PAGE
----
The current wave of "apps" and "app stores" fits this pattern. Steve Jobs of Apple saw an opportunity to sell small pieces of software that customize the iPhone. Many others have followed suit. App developers are a thriving and growing industry, offering over one million apps by mid-2010. Most of them are responding spontaneously to perceived consumer needs and opportunities, and are not engaging in an idea-generation process.
Only later, in moments of reflection, do spontaneous innovators try to explain the new practice. They call their explanation "the idea behind the practice," even though the doers of the practice had no such idea. Many ideas are therefore afterthoughts to explain innovations that have already happened.
When described side by side as above, we see that idea and practice are both essential. However, that does not mean ideas always come first. It is often more fruitful to experiment first with trial practices and later distill descriptions of the best practices into ideas.
Our best answer to the original question at this point is: find a balance between cultivating ideas and cultivating practices. What is a good balance?
Birkinshaw and his colleagues figure most companies are already plenty good enough at generating new ideas; they suggest the bottlenecks to adoption are elsewhere and consume as much as 95% of the work on innovation.1 Metcalfe spent one year perfecting his idea and 10 years selling it.3
This makes the iceberg a useful analogy. The visible top part (approximately 10%) is analogous to the set of ideas describing an innovation. The invisible submerged part (approximately 90%) is analogous to the practices constituting the innovation. The practices keep the ideas afloat. The iceberg analogy has a ratio of idea work to adoption work close to Metcalfe's experience.
Too strict adherence to the idea side of innovation leads us to focus too much on the easiest part of the innovation process and to defer work on adoption until after the idea is perfected. This imbalance is called the Innovation Myth2 or the Eureka Myth.1 The imbalance leads us to underestimate the work of adoption and it compounds the selection problem. Escaping this myth will require a radical reorganization of approaches to innovation. But the escape is well worth it because it also escapes the dreadful waste of the 96% failure rate.
You can put this to work at the personal level immediately. Beware the idea idea. Put 10% of your effort into explaining the value and principles of your ideas, and 90% into fostering the new practices you advocate for your community. Get going on the work of adoption from the very beginning.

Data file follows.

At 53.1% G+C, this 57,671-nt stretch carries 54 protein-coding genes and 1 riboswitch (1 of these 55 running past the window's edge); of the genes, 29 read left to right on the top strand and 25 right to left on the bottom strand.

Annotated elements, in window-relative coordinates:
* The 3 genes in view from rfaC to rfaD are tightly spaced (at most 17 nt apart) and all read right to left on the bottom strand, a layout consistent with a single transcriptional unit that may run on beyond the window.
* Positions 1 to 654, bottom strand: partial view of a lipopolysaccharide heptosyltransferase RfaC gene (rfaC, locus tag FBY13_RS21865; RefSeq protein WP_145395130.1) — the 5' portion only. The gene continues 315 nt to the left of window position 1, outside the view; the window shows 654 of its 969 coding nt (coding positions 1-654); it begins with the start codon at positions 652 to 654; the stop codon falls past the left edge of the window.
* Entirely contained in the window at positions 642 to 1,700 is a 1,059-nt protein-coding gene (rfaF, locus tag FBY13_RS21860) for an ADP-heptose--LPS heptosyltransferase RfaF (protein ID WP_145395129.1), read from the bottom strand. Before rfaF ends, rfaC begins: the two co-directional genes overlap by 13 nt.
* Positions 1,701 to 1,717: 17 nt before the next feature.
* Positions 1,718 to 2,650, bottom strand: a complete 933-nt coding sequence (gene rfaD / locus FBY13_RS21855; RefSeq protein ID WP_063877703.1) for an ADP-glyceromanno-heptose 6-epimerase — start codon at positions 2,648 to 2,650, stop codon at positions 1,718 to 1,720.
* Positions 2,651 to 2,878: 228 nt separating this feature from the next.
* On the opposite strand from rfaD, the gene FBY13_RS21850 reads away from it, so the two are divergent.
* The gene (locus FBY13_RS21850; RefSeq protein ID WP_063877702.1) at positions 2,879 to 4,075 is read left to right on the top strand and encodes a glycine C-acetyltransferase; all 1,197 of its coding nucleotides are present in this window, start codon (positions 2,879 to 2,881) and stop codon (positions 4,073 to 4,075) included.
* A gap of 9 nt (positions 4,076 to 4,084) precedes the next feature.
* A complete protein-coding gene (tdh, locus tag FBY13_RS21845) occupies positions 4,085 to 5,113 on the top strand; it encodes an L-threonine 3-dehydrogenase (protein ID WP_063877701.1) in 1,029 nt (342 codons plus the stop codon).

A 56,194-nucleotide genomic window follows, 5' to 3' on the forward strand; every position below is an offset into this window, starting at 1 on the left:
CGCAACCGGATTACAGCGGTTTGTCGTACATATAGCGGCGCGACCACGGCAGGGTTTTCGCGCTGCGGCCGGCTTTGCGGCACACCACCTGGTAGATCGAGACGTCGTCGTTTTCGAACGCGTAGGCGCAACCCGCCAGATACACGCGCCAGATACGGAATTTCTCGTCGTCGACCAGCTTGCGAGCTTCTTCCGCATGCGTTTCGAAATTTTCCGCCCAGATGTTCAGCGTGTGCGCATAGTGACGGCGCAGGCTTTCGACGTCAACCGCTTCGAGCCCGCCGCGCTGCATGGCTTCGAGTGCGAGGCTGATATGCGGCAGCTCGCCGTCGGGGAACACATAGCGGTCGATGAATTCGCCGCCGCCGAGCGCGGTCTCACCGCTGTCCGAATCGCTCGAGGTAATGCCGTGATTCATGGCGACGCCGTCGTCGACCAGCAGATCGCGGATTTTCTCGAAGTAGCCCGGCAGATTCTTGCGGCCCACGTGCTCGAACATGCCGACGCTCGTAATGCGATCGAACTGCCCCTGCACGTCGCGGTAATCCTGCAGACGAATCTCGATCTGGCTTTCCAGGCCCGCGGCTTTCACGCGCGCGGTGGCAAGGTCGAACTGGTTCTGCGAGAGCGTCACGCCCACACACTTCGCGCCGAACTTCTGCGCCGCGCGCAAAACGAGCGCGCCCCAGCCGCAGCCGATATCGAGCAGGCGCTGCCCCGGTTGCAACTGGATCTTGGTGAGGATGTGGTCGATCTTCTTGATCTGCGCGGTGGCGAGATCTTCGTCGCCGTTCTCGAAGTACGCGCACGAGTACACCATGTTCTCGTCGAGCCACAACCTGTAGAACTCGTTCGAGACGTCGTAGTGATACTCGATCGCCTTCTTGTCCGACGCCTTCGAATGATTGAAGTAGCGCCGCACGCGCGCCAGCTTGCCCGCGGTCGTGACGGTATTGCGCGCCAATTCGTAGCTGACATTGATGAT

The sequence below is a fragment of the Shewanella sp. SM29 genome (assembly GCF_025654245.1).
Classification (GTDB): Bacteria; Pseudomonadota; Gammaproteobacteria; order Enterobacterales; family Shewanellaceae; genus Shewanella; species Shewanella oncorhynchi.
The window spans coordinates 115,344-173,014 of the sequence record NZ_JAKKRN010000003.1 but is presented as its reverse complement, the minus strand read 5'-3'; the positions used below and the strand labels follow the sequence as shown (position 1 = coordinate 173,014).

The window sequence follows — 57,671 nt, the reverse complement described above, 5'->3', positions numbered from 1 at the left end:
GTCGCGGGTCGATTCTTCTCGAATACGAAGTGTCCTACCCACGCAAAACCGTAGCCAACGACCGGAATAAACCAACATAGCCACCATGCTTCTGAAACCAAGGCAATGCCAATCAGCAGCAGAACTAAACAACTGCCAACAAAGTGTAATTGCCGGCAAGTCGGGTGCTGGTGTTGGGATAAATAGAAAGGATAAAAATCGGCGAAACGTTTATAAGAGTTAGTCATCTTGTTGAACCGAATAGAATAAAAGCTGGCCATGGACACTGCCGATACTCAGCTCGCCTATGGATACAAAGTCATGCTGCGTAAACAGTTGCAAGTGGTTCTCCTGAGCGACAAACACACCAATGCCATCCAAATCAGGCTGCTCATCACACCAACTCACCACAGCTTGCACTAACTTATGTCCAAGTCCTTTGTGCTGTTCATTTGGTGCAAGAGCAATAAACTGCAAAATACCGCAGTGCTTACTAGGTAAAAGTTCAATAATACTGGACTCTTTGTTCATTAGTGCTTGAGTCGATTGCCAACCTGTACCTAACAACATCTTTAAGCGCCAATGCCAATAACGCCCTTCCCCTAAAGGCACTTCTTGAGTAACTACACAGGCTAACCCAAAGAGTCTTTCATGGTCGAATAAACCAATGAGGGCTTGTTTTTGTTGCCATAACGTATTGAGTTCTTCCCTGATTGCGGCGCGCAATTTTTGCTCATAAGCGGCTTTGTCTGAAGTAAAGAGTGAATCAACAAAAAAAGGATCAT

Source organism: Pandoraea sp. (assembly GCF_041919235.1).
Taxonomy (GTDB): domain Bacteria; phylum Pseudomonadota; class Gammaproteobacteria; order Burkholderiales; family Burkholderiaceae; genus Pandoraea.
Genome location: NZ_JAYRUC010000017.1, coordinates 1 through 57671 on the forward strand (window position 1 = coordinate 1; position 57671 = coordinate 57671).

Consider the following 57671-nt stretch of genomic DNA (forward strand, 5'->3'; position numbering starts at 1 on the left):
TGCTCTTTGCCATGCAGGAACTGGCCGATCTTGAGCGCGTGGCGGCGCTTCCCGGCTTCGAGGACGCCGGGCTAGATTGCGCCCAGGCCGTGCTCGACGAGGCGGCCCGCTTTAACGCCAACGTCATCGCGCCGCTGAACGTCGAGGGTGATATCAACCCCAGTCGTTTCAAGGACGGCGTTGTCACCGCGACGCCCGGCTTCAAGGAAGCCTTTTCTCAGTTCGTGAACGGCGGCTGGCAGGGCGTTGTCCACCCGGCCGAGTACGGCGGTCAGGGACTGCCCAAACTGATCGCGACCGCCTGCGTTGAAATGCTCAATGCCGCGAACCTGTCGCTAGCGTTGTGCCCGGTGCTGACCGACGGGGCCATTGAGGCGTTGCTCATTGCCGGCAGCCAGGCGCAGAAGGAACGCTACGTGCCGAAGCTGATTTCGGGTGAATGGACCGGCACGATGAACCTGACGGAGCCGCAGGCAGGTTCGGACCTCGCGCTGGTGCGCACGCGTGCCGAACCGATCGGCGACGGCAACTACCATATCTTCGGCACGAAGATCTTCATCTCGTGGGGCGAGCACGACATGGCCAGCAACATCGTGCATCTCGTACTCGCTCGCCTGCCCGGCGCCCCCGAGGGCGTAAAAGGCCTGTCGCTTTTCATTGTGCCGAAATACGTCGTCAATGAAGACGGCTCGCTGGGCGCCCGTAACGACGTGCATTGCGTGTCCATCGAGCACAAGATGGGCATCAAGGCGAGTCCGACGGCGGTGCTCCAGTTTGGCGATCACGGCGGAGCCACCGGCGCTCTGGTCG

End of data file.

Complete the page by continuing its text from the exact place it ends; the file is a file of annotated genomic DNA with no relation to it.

3. Metcalfe, R. Invention is a flower; innovation is a weed. MIT Technology Review (Nov. 1999). www.technologyreview.com/web/11994/?a=f
4. Metcalfe, R. and D. Boggs. Ethernet: Distributed packet switching for local computer networks. Commun. ACM 19, 7 (July 1976), 395404; http://doi.acm.org/10.1145/360248.360253
The Digital Library is published by the Association for Computing Machinery. Copyright © 2012 ACM, Inc.
I think that your interesting article missed some reasons for this awkward situation of high idea production rate and low innovation adoption rate.
The first one is economical issue. I have an old friend of mine with whom we were colleagues in Academy of Sciences decades ago and since that time I consider him a genius in programming. For many years he generated ideas, put them into programming products and the results were amazing. In addition to his ability for generating new ideas, he has the highest programming level and the ability to work much more than most other people. Then, many years ago, he started to work for Microsoft, and in private discussion three years ago he mentioned that now the marketing department of that company decides what is needed and what he has to work on. Do you think that the brightest people in computer world work in marketing departments and have to decide the future? Microsoft invites the best programmers from around the world (at least they declare them to be the best), fit them into already existing system of product development, and put the marketing department as the main deciding body. Knowing this, I am not surprised at all that for many years in a row I don't see anything really revolutionary and really amazing from Microsoft; marketing department can evaluate only what is already on the market.